|IBIL: striking a balance|
|The IPKat getting ready for a glittering|
IP evening for a good cause
Around the blogs. Congratulations to Afro IP for roaring past 1,000,000 page views! See here for their latest post on the "Please Call Me" Concourt judgment from South Africa. The decision handed down yesterday concludes Mr Makate's 15 year fight against Vodacom. Makate came up with a method "whereby one could send a cell phone message to someone asking them to “please call me” at little charge. This was a useful invention in "the lucrative prepaid mobile phone market... when one ran out of airtime, which was often the case." Mr Makate relayed his idea to his manager, who agreed to give him a 15% cut of any profits resulting from the company's exploitation of his idea (which was conceived outside the course of employment). Makate's tenacious fight to be compensated for his intellectual creation looks set to pay off, as the invention is said to have earned Vodacom "billions."
|You know you are onto a winner when people|
claim you are infringing...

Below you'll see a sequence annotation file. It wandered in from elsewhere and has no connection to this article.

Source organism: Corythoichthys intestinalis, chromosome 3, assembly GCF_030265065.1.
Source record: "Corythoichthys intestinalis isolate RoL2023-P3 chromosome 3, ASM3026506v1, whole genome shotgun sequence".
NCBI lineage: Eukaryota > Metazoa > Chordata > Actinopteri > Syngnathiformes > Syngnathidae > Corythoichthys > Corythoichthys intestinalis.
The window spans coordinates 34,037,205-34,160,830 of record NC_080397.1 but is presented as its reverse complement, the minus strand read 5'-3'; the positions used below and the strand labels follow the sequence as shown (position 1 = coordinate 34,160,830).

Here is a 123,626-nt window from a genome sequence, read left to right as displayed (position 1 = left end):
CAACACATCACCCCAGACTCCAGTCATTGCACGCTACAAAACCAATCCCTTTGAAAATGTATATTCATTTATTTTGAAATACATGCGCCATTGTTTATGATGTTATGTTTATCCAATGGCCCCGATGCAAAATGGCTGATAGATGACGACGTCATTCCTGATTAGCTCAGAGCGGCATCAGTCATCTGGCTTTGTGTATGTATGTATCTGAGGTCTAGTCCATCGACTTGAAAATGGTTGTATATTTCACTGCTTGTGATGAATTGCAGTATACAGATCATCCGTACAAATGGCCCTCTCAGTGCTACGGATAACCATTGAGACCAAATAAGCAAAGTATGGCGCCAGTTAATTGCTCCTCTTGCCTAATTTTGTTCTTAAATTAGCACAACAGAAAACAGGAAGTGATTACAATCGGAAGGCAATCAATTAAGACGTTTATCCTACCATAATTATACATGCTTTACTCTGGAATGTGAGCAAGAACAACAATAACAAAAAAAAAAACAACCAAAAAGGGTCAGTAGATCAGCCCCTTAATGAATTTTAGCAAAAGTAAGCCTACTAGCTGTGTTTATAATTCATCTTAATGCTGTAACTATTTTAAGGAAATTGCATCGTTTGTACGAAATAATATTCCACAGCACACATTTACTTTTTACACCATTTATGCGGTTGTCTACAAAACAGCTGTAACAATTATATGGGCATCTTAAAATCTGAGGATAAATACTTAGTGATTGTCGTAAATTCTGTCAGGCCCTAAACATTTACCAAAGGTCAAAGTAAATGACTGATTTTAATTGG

In the courts. An interesting trade mark infringement/fair use decision was delivered on 19 April from a Kentucky district court (Oaklawn Jockey Club, Inc. et al. v Kentucky Downs LLC & Encore Gaming) having to do, of course, with horse racing. Gamblers at a racetrack owned by Kentucky Downs were able to bet on digital re-enactments of famous horse races. The gambler does not know what race they are going to see until the bet has been placed (otherwise those who are versed in their horse-racing history would know the outcome). The Plaintiffs - various horse racing tracks - objected to Encore identifying their race tracks by name. The court found that "presenting the name of Plaintiff's tracks in plain words as the location of a race does not constitute trade mark infringement." Even if there had been a likelihood of confusion finding, the Defendant would have had a fair use defence as the Defendant had used the names of the Plaintiff's race tracks in a good faith and in a geographically descriptive sense. For more information click here.